The excellent doctor at the hospital gave me some “happy-forget” medicine and put everything back in place, wrapped me in a splint and then sent me on my way.

There was potential that I might need surgery to have a plate put in, but after visiting an orthopedic specialist yesterday it appears that I’m very lucky and things should heal up just fine.

Looks like I’ll be in a cast for 4 to 6 weeks. Fortunately, I’m not in any pain. I’m being very careful, but… so far, so good. Its nothing like I thought it might be.

The biggest issue is the inconvenience of hobbling around on crutches and having to cancel my big trip I was leaving on this week. :-(

On the plus side… I should have plenty of time for Ruby, Objective-C, and other technical pursuits… :-)

Java is fading…

Earlier this year came the news that Oracle was buying Sun. And now this?

After today’s news, it sure looks like its going to happen sooner than later. What next? IBM sells off its application servers and Rational software to Microsoft?

Java has already grown rather stagnant. There’s little innovation or exciting things happening in the Java world these days. The few interesting things that are out there, don’t seem to get any attention (can you say GWT?). Most of the “thought leaders” that I followed into the Java world, have moved on. I can’t substantiate it, but I wouldn’t be surprised at all to find that most of the non-corporate sponsored open source projects commit levels are a fraction of what they used to be three years ago.

One of the unique things about the Java community was that although Sun owned Java, they really weren’t a software company. Yeah… there’s Solaris, but they didn’t even know what to do with that outside of running it on their servers. Sun took an engineering interest in Java, but never did figure out how to really make money from it. That left Java fairly open. Lots of freedom for small companies to make a dent.

Yes, the big guys were there playing the Java space – IBM, Oracle, etc, but… they didn’t own it.

One thing Oracle knows how to do is make money off of software. Have you ever tried to buy a license for Oracle? Hold on to your wallet – tight! Although I’m sure Java will always be free, look for Oracle to use Java as leverage to pull you into its fold.

Furthermore, beyond the core DB server, I have yet to work with any software written by them that’s even remotely usable. Working with Oracle still brings back memories of the “Certified Novell Engineer” and the Encyclopedia Brintannica volume of books that came along with it just so you could figure out how to get two computers to talk to one another (if you’re old enough to remember those days. πŸ˜‰ ).

I just can’t see how this is good for Java in the long term.

Now SpringFramework… er… SpringSource, original antithesis to the Java Corporate community, is being purchased by a very odd suitor. What’s the point of this? More and more I feel the Spring Framework is becoming that what it was originally designed to combat – complexity in Java. When it takes a 800 page book to cover the material, its no longer simple.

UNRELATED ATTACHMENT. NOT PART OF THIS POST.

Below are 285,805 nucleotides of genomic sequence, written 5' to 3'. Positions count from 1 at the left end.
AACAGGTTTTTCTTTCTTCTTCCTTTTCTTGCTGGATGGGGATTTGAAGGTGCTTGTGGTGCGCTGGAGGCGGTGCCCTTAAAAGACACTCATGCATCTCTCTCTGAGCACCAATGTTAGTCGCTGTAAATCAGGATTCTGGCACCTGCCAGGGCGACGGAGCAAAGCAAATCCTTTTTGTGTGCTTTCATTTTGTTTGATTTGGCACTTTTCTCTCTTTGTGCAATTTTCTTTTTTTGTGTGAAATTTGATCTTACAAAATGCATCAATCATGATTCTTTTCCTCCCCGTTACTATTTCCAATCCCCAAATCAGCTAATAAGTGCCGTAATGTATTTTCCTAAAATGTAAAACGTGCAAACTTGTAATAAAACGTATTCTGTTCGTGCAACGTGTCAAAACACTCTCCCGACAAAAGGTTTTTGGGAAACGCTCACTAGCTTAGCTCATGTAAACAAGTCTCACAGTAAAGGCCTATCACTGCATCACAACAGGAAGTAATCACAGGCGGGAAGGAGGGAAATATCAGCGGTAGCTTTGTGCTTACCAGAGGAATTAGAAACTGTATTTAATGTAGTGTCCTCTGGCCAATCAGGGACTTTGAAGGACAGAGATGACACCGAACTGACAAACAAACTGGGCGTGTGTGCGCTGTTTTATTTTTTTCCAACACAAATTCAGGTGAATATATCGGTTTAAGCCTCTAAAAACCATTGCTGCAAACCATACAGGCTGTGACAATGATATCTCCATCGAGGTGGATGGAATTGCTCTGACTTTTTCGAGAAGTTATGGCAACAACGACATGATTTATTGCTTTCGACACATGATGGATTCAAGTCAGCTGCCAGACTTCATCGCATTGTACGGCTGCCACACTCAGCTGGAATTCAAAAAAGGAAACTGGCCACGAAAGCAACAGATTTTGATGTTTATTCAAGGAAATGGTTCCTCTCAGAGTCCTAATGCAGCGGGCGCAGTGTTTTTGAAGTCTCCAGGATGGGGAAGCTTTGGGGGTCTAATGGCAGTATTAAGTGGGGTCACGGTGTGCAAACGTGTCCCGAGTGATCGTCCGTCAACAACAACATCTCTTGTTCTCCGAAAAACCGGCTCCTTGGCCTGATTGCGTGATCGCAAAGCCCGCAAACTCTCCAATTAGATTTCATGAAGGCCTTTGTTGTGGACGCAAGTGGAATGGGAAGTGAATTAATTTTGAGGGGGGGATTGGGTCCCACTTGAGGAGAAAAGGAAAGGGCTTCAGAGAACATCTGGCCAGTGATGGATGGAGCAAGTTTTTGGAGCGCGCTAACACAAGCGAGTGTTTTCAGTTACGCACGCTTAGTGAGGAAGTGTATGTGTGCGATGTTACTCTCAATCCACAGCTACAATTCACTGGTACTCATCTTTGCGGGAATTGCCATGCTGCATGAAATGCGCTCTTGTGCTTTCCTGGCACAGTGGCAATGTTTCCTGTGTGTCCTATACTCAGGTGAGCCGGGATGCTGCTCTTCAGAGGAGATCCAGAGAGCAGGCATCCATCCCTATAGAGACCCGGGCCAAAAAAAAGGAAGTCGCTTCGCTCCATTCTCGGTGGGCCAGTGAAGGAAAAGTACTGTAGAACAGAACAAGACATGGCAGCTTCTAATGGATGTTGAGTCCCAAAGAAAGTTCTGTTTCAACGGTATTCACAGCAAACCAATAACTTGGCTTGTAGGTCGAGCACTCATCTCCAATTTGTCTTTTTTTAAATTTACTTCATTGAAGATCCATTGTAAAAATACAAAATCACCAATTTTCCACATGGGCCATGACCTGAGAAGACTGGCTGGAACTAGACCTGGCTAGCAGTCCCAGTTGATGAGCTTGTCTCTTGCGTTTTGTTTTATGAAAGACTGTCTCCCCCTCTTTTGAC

Don’t get me wrong – I still like using the SpringFramework, and given that I’ve been working with it since pre-1.0 days, the complexity has been manageable. Starting from scratch is a fairly daunting task. I also believe has one of the best, most consistent APIs I’ve worked with.

Its possible that Oracle won’t change Java and its possible that VMWare won’t change Spring. Its also possible that Duke Nukem Forever will ship, but it ain’t likely. πŸ˜‰

With all this change happening and the rising interest in other languages – Java two years from now will be much different and quieter place.

What do you think?

Building the “Yazoo” System

When I was a kid, I worked on a small golf course my family owned (we no longer do). One of my tasks was to mow the ditch out in front of the parking lot. The parking lot was about 20 ft above the highway and therefore the ditch had a fairly step slope to it. Mowing it was a challenge. The only mower we had that was up to the task was one called Yazoo. They don’t make this model anymore, but it was a rear-steer three wheeled mower with wide wheelbase, a large mowing deck out front and a fairly low center of gravity. It was the only machine we had that could do the job.

However, doing the job was a bit of an art. The mower’s transmission was a bit old, and unless you kept your hand on the lever, forcing it into gear, it liked to slip into neutral. On top of that, the slope of the hill forced you to sit on the very edge of the uphill side of the seat or you risked sliding off. Finally, the real trick was managing the weight of the mower deck. At the steepest part, enough of the weight came off the high-side wheel. It would slip, lose traction, and cause the mower to turn uphill until you were stuck with no other option but to back down the hill and start over. The only way around this was to carefully transfer the weight off the mower-deck by lifting it slightly with the lever used to raise the deck for transport. Then, and only then, could you successfully mow the steepest part of the hill. Also, keep in mind that any wheel spinout left a nasty scar in very public view of all that drove by the golf course (and the ensuing “discussions” about my lack of mowing talents with my father).